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Bob @ Beauty in Ruins

PLEASE NOTE: I'm rarely active here anymore, but please feel free to follow me on Goodreads, where I post regularly.

 

These are the chronicles of a book addict, a photo junkie, and an aspiring author, rewriting the very fabric of reality one page (and one snapshot) at a time. From the strange to the unusual; the abandoned to the abnormal; the haunted to the historic; the supernatural to the surreal; the forests of dark fantasy, the cemeteries of gothic horror, and the post-apocalyptic ruins of science fiction are the landscapes of my imagination.

Currently reading

Deathstalker Rebellion: Being the Second Part of the Life and Times of Owen Deathstalker
Simon R. Green
Progress: 298/508 pages

A Crown Imperiled: Book Two of the Chaoswar Saga

A Crown Imperiled - Raymond E. Feist With this, the second volume of The Chaoswar Saga and the second-to-last volume of the entire Riftwar Cycle, Raymond E. Feist doesn't necessarily advance the story, but instead elaborates on the significance of the events in A Kingdom Besieged, and builds some necessary (and much-appreciated) depth on the part of the characters. While it left me impatient to move on with the story, to advance things towards the ominously titled Magician's End, it was largely satisfying in terms of securing the overall story arc.

A Crown Imperiled does three things exceptionally well. Number one, it reestablishes the Conclave of Shadows as a force to be reckoned with, giving them not only power, but a purpose. The period of mourning their losses is over, Pug is invested in the fate of Midkemia once again, and Magnus seems finally positioned to fulfill the critical role his family legacy has so long demanded. More than that, the psudeo-resurrections of Miranda and Nakor that had me groaning at the end of the first book are not only explained, but handled exceptionally well. The scene in which Pug is confronted with a demon who carries all of his dead wife's feeling and memories is one of the strongest emotional moments Feist has ever written.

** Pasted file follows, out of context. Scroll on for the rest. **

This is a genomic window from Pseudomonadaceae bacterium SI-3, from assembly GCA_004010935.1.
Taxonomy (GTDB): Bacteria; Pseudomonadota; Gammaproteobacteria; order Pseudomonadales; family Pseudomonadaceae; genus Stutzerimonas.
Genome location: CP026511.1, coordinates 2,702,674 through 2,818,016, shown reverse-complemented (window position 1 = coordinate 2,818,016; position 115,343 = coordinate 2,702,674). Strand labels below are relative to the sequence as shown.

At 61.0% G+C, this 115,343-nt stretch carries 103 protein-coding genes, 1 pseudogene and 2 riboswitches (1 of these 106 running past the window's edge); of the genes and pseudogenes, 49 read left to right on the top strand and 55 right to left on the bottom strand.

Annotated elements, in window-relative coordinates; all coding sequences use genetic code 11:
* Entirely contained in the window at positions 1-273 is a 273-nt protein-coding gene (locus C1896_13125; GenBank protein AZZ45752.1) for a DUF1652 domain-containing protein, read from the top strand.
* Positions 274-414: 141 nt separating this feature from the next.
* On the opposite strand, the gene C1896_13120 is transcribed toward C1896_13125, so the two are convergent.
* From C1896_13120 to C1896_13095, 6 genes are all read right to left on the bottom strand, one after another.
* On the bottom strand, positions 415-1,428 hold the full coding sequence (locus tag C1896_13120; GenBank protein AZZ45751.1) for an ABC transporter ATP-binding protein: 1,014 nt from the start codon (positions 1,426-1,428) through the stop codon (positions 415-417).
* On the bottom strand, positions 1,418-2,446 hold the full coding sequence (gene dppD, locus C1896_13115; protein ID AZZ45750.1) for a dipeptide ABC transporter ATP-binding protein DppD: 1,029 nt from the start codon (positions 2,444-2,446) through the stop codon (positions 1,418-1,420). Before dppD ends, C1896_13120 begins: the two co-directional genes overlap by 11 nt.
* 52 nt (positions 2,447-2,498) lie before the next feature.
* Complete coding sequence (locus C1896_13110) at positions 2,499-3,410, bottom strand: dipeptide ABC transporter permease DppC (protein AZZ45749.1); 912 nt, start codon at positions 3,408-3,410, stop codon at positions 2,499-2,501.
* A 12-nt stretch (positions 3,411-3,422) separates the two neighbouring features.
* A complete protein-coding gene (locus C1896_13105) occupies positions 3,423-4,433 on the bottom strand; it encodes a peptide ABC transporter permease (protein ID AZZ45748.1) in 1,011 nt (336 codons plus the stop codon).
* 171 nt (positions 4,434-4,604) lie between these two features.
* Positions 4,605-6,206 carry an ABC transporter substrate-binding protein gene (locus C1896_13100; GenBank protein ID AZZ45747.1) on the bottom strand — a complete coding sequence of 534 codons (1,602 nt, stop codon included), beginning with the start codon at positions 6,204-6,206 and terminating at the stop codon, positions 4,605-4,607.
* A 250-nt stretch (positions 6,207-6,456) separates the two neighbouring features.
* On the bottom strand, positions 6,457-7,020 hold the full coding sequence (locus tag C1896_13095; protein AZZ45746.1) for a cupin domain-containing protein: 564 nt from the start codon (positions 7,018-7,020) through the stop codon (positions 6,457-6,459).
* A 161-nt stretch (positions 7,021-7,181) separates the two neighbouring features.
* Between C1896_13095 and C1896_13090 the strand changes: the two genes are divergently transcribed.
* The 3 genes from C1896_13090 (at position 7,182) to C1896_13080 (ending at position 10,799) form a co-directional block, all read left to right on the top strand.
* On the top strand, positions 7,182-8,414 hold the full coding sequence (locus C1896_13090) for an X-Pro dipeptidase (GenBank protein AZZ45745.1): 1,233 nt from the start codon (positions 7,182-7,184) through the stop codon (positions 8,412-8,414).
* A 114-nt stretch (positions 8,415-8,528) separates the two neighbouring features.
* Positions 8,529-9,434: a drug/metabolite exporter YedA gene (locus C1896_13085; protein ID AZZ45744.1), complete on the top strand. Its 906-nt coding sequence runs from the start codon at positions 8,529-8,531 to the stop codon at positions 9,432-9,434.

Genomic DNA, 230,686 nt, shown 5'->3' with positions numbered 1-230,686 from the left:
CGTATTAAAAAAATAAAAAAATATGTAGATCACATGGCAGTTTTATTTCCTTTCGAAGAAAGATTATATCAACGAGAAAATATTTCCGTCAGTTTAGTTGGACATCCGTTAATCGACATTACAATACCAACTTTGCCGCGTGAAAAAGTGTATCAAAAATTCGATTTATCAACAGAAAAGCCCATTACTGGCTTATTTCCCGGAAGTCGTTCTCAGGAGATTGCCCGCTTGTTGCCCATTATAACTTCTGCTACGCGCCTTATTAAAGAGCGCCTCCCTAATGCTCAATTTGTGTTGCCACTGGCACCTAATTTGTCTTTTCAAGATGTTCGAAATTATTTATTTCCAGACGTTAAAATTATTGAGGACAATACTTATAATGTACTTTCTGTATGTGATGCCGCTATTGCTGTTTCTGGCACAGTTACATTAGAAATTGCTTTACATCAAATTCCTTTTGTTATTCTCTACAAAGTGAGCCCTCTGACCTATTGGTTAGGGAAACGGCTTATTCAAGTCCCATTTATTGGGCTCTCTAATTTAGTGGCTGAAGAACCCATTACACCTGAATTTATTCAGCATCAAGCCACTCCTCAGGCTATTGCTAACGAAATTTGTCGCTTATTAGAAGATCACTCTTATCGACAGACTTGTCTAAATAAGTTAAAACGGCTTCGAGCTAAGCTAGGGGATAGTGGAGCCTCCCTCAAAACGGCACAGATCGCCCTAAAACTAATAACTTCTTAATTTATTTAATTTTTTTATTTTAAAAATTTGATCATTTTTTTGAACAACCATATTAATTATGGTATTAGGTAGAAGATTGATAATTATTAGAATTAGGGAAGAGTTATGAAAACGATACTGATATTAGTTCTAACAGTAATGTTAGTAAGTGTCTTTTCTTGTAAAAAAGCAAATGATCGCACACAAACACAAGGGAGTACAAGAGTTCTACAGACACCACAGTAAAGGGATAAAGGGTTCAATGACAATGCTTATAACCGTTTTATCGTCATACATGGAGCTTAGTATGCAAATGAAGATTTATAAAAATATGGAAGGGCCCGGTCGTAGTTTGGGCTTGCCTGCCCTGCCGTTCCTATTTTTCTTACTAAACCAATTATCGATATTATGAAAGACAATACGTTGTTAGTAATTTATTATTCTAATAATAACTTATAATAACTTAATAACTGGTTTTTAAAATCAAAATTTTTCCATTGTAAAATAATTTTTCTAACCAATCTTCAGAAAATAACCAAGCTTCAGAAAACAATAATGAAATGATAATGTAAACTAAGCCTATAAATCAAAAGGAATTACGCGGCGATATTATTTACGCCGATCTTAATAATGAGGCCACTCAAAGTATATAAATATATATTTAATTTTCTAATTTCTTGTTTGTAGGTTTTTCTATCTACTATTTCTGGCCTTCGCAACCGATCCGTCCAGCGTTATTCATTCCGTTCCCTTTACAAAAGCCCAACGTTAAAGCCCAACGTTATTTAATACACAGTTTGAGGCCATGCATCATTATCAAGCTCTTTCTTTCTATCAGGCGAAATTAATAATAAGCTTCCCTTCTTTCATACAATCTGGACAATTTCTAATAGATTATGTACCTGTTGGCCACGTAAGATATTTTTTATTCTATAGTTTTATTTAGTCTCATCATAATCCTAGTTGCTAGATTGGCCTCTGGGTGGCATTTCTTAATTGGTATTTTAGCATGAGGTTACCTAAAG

Number two, the book sheds some light on those subtle political coups taking place across the land. I felt they were really underplayed in the first book - introduced and hinted at, but left very vague in terms of exactly what was happening any why. Here, we see that aspect of the tale really expanded upon, elevating a lackluster minor plot thread to a level of significance worthy of Midkemia's final chapter. Hal, Martin, and Brendan are drawn back into the heart of the conflict, elevating their tangential adventures into something as relevant as they are exciting. The entire flight sequence with Princess Stephané is probably the most exciting, swashbuckling event the series has seen in quite some time.

Number three, the book has some big . . . and I do mean BIG . . . moments. I won't spoil them here, other than to say there is a scene with dragons taking flight that has me grinning with excitement, and a world-ending cliffhanger that had my jaw dropping to the floor. It's not as strong of a book in terms of plotting as the first, but it does pull things together nicely, setting up what will hopefully be a fitting conclusion to the Riftwar Cycle.


Originally reviewed at Beauty in Ruins